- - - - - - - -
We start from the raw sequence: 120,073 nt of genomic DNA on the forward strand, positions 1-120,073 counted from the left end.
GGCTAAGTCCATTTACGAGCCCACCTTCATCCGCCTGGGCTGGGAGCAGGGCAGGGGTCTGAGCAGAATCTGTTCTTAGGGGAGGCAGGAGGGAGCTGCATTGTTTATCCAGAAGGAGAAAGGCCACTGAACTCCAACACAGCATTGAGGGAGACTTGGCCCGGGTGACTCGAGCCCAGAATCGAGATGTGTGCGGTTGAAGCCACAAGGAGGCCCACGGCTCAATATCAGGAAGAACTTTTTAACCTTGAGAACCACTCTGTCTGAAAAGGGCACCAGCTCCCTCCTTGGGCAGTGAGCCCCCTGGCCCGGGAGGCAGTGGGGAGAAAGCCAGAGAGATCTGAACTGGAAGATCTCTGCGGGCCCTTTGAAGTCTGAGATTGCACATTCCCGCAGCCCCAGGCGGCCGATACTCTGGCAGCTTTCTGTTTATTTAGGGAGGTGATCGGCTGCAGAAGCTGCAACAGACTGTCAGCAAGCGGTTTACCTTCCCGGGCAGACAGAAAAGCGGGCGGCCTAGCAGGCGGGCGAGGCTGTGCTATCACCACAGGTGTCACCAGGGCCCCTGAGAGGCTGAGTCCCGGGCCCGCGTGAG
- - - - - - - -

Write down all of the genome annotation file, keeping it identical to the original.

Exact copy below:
We start from the raw sequence: 120,073 nt of genomic DNA on the forward strand, positions 1-120,073 counted from the left end.
GGCTAAGTCCATTTACGAGCCCACCTTCATCCGCCTGGGCTGGGAGCAGGGCAGGGGTCTGAGCAGAATCTGTTCTTAGGGGAGGCAGGAGGGAGCTGCATTGTTTATCCAGAAGGAGAAAGGCCACTGAACTCCAACACAGCATTGAGGGAGACTTGGCCCGGGTGACTCGAGCCCAGAATCGAGATGTGTGCGGTTGAAGCCACAAGGAGGCCCACGGCTCAATATCAGGAAGAACTTTTTAACCTTGAGAACCACTCTGTCTGAAAAGGGCACCAGCTCCCTCCTTGGGCAGTGAGCCCCCTGGCCCGGGAGGCAGTGGGGAGAAAGCCAGAGAGATCTGAACTGGAAGATCTCTGCGGGCCCTTTGAAGTCTGAGATTGCACATTCCCGCAGCCCCAGGCGGCCGATACTCTGGCAGCTTTCTGTTTATTTAGGGAGGTGATCGGCTGCAGAAGCTGCAACAGACTGTCAGCAAGCGGTTTACCTTCCCGGGCAGACAGAAAAGCGGGCGGCCTAGCAGGCGGGCGAGGCTGTGCTATCACCACAGGTGTCACCAGGGCCCCTGAGAGGCTGAGTCCCGGGCCCGCGTGAG